1. Great job Paul and team. πŸ˜‰
    Me starting to think I might have a go at this one.

    A good set of rasps is what I am short of have to get some.
    Not a problem with spokeshaves could use a file to refine some edges.

  2. That is coming along nicely, I just purchased some nice NOS rasp’s from a fellow in Chicago in the States who know his stuff.

    I will be staring one or two of these projects in the very near future. Thanks Paul and team for yet another great project.


  3. now lads and lassies i am even more pleased i purchased a set of Aldi chisels .when you see a master craftsman with a set along side his Auriou rasps one must conclude that they are decent set of chisels and no silly micro bevels on mine either .one thing i would like to know is the grain size i would be looking at the narex.but fine it a bit confusing

    1. Must be a lot of silly people out there, Including some well respected woodworking teachers using micro bevels, including me. Why do people think anything different to what they use is silly.

    2. I use a Auriou 12-inch number 10. I tried various grains before settling on a #10 which I found to be fast-cutting yet left a relatively smooth finish which needs only a quick going over with 240 sandpaper.

      I would like to get a finer riffler at some point in the future as well.

    1. Jeff, which rasps do you have? I am eager to add another one to my collection at the finer end of the scale and was wondering whether to get a 13 or 15 grain?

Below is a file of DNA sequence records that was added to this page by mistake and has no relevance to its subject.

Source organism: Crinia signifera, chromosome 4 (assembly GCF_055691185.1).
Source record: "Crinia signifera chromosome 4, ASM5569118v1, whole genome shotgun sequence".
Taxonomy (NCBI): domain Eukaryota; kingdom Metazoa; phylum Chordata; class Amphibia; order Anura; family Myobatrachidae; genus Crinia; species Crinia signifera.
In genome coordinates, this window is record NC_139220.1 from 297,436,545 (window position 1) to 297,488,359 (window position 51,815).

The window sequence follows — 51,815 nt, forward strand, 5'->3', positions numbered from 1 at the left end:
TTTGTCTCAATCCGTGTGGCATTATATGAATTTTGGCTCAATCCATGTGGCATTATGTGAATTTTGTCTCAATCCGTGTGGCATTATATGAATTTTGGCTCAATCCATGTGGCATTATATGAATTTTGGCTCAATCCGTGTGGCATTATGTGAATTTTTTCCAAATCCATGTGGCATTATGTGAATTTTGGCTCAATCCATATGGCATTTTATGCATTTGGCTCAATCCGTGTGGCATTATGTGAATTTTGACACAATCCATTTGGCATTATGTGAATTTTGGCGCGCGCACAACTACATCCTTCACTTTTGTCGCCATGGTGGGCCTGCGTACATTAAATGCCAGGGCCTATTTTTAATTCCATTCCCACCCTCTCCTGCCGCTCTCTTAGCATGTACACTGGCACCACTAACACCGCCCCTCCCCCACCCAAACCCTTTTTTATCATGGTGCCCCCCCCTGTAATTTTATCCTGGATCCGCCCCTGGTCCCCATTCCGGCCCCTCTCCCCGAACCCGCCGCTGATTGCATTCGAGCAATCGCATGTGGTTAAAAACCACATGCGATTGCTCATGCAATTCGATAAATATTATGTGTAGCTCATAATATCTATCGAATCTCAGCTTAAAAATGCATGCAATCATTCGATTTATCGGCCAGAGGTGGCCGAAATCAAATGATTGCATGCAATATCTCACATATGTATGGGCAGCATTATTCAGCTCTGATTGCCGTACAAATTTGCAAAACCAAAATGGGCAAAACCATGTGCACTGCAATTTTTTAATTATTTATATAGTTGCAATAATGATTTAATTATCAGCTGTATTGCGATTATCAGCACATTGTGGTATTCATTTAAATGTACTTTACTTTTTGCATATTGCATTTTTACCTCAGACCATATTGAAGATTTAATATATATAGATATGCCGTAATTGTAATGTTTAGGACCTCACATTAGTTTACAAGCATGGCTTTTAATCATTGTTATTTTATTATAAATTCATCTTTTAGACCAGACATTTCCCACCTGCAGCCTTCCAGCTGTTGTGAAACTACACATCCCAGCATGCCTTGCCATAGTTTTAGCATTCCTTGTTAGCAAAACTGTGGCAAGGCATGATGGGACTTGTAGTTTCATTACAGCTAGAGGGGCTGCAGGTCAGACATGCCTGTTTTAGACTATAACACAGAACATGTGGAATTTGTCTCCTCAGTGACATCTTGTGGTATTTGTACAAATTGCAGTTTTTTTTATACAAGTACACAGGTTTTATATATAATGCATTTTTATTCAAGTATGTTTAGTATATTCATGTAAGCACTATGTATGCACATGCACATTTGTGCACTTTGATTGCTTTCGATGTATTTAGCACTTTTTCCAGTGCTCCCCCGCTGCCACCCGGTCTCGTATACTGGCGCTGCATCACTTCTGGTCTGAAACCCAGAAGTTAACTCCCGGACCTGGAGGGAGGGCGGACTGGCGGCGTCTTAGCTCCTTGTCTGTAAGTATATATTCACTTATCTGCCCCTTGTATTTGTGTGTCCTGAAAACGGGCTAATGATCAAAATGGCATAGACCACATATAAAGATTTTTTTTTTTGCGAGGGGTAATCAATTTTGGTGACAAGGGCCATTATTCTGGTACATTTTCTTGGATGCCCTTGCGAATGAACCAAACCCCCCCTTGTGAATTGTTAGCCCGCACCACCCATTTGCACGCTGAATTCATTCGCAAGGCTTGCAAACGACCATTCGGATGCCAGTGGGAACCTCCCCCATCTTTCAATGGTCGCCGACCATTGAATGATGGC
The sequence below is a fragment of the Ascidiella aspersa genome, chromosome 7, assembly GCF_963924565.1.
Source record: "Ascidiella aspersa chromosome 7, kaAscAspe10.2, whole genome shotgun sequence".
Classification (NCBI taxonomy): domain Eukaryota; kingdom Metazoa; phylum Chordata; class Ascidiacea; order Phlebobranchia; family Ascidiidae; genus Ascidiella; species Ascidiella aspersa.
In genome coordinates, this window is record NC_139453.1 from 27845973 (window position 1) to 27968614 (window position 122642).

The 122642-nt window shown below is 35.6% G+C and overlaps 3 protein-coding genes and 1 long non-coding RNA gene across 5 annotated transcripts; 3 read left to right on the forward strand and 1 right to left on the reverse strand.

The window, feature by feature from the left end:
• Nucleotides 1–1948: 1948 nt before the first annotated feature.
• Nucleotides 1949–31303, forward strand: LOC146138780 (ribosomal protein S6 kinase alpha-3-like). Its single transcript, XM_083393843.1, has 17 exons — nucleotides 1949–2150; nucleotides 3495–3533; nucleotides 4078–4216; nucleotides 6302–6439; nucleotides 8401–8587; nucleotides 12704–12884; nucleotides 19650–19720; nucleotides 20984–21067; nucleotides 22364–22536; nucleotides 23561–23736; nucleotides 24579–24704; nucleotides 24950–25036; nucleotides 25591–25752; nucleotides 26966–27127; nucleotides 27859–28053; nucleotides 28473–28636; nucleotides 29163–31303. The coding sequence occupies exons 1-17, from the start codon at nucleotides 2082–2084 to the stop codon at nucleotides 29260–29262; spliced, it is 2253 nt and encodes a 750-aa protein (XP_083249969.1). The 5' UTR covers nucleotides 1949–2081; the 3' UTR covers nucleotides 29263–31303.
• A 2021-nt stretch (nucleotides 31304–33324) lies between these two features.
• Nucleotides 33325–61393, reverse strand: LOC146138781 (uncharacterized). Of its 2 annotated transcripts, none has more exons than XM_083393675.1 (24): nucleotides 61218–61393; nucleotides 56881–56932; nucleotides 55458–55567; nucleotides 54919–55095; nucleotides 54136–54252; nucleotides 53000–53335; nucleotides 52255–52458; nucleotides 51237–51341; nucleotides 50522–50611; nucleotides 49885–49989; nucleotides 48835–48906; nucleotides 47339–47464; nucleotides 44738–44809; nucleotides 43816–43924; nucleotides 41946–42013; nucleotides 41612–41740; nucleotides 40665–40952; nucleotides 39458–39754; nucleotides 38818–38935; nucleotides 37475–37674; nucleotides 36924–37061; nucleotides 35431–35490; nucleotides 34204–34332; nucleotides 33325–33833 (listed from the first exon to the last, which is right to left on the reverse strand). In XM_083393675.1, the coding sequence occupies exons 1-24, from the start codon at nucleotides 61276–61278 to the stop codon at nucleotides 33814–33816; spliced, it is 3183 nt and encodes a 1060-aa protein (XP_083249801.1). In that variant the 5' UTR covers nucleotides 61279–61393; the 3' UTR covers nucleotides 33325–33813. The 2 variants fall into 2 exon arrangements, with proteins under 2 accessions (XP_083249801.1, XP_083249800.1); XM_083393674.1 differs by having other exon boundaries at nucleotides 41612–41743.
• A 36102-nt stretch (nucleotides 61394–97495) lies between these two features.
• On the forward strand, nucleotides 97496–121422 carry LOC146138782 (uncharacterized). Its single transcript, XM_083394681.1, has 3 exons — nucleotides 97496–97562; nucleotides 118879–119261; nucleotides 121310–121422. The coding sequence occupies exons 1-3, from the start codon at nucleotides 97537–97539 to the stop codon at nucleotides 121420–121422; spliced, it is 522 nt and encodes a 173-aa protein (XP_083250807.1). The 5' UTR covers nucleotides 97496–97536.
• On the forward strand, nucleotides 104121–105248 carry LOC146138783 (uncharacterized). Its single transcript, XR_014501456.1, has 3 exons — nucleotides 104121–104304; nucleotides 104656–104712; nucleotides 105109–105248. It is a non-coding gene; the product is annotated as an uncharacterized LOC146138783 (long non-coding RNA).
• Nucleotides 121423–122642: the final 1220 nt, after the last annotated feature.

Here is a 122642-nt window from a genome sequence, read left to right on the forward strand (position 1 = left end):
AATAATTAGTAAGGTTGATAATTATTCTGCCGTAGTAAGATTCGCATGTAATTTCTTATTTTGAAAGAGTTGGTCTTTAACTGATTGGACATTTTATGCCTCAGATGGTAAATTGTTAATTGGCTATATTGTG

4. Hi Everyone,

    Paul at 4:18 on the video you mention that you need a macro-bevel and that a micro bevel won’t work well either. Could you explain that. I have micro- bevels on my chisels I just want to know what you mean by a macro-bevel. Thank you for all you do you’ve help make my woodworking alive again.


      1. Ken, do you have these all filled away somewqhere? You just are a wealth ofg knoledge. I asked where you lived because I thought you were in the US – I now know I was wrong. Thank you for the information. I do appreciate your help.

  5. So today I was staring at a couple of panels I’d just clamped up, glue totally wet, unsure how I was going to spend the rest of my time in the shop.

    So, I started a cane with some oak scraps I’ve had for a long time and I’m really enjoying it. I managed to catch up to where Paul leaves off in this video in a surprisingly short amount of time.

    Great, quick, rewarding project!

  6. Great episode. Awaiting the final one to get the shaft shape.

    Shaping wood by hand is a pleasing and therapeutic task to do. I used regular rasps, files and spokeshaves following the Paul’s indications. I hope it will be a great gift for a relative.

    Thanks for this one


  7. Hi Paul

    Just had a little look at a photo of your famous rocking chair on Pinterest. I have always admired it and am looking forward to making it one day bif you put it on the masterclasses. What struck me was the similarity of many of those joints in the chair to the walking cane joints in the current series. Is this just coincidence?? πŸ˜‰


      1. Paul,
        I have a set of files (coarse, medium and fine) to supplement rasp work, which I have found useful after rasping. Files are not as expensive as rasps.

        Does this correspond with your experience?

        Instructive project, Paul. Even though I looked at it months ago, I have come back to the cane project and am excited over the techniques used here. So much to learn.

        1. hi William i hope you dont mind me jumping in here ,i also use a set of files after rasping as i only have a set of coarse Narex rasps and without the finer files the work would be a lot more difficult and it would create so much sanding it wouldn’t be a pleasure to do just my opinion i hope it helps

  8. I was wondering whilst watching this….could you not use one of the long clamps to dog the shaft in the vice with a piece of wood below it to stop it bowing under pressure? The first time I ever saw a technique for planing something round was when I looked into making a snooker cue and saw John Parris planing the shaft of a cue…until then I had no idea they made them that way.

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